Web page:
30 days after your arrival or up until the expiration date of your visa. The visa will be valid for 90 days once issued. There are no extensions allowed for this visa.
Uzbekistan is a unique country to visit, and defies the common misconception that it’s unsafe to visit.
Keep in mind that communication might be difficult if you only speak English. language you speak is English. Uzbek is the first language of Uzbeks and it resembles Turkish, which can help you understand a few phrases if you know how to speak it. Russian is another common language, whilst older generations may know some German because they were taught in school.
Moneywise, the currency is the Uzbek som. However, there are a lot of soms in one dollar (and even more in a Euro.) Plus, the bills are small, so for $100, you need to carry a bag of money. You can find exchange kiosks at banks or an exchange office, but you should never go on the black market for soms. It was a common practice a few years back, and you could exchange money even at grocery stores. However, that is illegal now.
The easiest place to find accommodation in Uzbekistan is Bukhara. You will see a lot of hotels and hostels. One thing that you need to remember concerning accommodation is that whenever you leave the hotel, you need to fill in and sign a registration paper. Keep all your registration papers until you leave the country. That is because you will need them to present as proof at the border. Sometimes, officers on trains will ask to see them. So make sure to hold onto them. Lastly, you should never couchsurf. It used to be another common practice in Uzbekistan, but now it is illegal. If caught, you can find yourself in a lot of trouble, and the host as well.
If you are a vegan, you will have a tough time in Uzbekistan. That is because the Uzbeks eat a lot of meat, and there is almost no dish without it. Also, you will be looked at curiously. Some people will ask you what the purpose of not eating meat is. Even the vegetables are fried in animal grease. The traditional dish in Uzbekistan is the plov. It contains rice, meat, and at times, some eggs. It is delicious, and you should try it. The Uzbeks also drink a lot of tea, with meals and without. When asking if you want to drink alcohol, an Uzbek will tab the back of his or her cheek.
Tourism is not exactly frequent so they will express their curiosity. But they’re very hospitable, and in some cases can be nosy. If you are a woman over 25 who is still single, the Uzbeks will not refrain from asking you why you are not married, but don’t take it personally and keep a light attitude as Uzbeks do not ask questions to be insulting. They are just curious. Getting upset will not do anybody any good.
Uzbekistan’s population is mostly Muslim, but women wear regular clothing, and almost everyone drinks. Even so, Uzbekistan has a lot of temples and other sacred places, which is why you should still show some respect. If you visit such places, dress decently. If you are a woman, you should take a scarf with which you can cover your head upon entry.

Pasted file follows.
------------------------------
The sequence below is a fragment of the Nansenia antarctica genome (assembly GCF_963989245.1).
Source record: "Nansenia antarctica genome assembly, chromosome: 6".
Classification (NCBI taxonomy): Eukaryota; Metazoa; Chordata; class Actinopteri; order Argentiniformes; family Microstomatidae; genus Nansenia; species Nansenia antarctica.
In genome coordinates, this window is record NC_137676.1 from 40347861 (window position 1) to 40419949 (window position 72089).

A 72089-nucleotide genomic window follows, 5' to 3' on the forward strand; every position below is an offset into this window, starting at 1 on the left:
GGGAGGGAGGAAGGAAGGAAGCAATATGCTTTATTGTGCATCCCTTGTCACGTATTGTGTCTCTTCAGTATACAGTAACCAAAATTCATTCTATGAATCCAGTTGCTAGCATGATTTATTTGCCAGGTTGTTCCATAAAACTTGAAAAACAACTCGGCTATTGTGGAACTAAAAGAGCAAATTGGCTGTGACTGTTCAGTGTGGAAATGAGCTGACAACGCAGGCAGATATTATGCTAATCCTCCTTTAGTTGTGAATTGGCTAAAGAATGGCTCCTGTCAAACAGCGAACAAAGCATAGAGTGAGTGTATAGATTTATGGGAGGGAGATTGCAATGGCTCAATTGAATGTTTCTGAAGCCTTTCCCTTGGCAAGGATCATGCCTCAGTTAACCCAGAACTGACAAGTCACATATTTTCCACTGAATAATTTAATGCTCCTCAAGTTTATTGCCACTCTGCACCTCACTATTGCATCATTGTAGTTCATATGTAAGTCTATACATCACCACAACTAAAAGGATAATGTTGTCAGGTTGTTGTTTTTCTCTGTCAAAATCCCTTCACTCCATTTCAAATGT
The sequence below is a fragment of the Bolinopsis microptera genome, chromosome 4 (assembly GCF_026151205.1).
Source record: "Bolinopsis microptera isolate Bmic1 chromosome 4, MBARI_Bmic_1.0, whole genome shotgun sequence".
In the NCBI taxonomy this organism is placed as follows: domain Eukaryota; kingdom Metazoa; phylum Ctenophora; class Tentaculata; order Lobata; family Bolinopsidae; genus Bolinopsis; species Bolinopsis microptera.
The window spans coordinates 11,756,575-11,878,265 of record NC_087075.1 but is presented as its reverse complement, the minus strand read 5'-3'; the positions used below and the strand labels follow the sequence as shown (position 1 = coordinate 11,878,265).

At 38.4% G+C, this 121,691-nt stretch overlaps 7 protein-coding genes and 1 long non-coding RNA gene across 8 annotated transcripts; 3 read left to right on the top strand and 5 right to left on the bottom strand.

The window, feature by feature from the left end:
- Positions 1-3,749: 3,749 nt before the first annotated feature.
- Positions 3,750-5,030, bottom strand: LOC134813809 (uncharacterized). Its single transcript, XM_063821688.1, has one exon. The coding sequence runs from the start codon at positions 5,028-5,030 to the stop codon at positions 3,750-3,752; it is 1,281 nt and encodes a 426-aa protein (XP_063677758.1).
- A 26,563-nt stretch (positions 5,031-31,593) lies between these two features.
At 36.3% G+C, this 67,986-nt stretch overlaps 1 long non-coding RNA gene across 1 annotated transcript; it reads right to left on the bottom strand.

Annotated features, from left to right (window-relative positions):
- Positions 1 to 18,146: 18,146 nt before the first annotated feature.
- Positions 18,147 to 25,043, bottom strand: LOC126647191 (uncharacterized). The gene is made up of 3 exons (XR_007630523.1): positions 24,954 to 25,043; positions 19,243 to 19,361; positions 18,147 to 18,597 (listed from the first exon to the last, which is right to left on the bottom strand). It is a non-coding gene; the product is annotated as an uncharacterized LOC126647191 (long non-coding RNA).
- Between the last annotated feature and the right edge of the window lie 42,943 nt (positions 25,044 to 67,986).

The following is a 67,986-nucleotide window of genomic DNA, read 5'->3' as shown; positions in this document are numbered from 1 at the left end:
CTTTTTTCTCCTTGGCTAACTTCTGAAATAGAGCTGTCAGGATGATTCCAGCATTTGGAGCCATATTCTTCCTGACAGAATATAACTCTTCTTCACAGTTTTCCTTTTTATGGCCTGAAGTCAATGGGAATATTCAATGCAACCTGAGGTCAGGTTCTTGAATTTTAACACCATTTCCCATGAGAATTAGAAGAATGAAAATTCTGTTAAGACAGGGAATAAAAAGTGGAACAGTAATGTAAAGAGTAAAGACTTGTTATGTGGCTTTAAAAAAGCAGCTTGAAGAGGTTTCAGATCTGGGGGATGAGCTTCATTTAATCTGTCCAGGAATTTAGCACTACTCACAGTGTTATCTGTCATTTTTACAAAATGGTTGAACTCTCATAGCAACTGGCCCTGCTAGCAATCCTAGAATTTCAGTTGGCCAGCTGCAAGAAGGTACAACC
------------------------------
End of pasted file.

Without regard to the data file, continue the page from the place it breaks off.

Trains, buses, or shared taxis are frequently used in Uzbekistan, but the most common means of transportation used by tourists is the bus. It is cheap and relatively fast.
However, there are a few things you should know. If you are taking a long trip, the bus will occasionally stop so that people who ride it can go to the bathroom, but it does not stop for long enough so that you can get a bite to eat. Pack plenty of snacks. Also, it’s illegal for buses to move during the night due to the increased likelihood of car accidents. If on a long overnight journey, your bus won’t move between midnight and 5 AM. You will stop in designated places where you can find bars and snacks. You just need to wait for the morning to move again.
Uzbekistan is a beautiful country to visit and has plenty of history and a lot of cotton fields.
If you reside in or you’re travelling from a yellow fever-affected country, you’ll be required to present proof of vaccination against the disease.
The eVisa for Uzbekistan is an official document that permits entry into and travel within Uzbekistan. It’s an alternative to visas issued at Uzbekistan missions and at ports of entry. Upon arrival at the port of entry, you will be expected to present your passport and a printed copy of the eVisa.
This depends on your nationality and the purpose of the visit as there may be additional requirements in some cases. However, the essential requirements we need you to provide us with are:
Passport Personal Details Scan
Last Page of Passport (if applicable)
Take a selfie holding the physical credit card used for the transaction. Only show the last 4 digits of the credit card, ensuring they are visable in the picture. (if applicable)
This depends on the processing time you have chosen. Please refer to the Fast Track Visa website page for that country for more information.
This depends on the method of processing that you choose. The three options are: Standard Processing Time: 7 Business Days
Rush Processing: 5 Business Days
Super Rush Processing: 3 Business Days
The Uzbekistan eVisa is valid for 90 days after issued. This means you must enter Uzbekistan within 90 days after issued.
Your passport must have a validity that reaches at least 6 months after your intended date of entry. It must also have at least one blank page.
30 days in total.
These countries are eligible:
Antigua and Barbuda
St.Kitts and Nevis
St.Vincent and the Grenadines
Tonga Trinidad and Tobago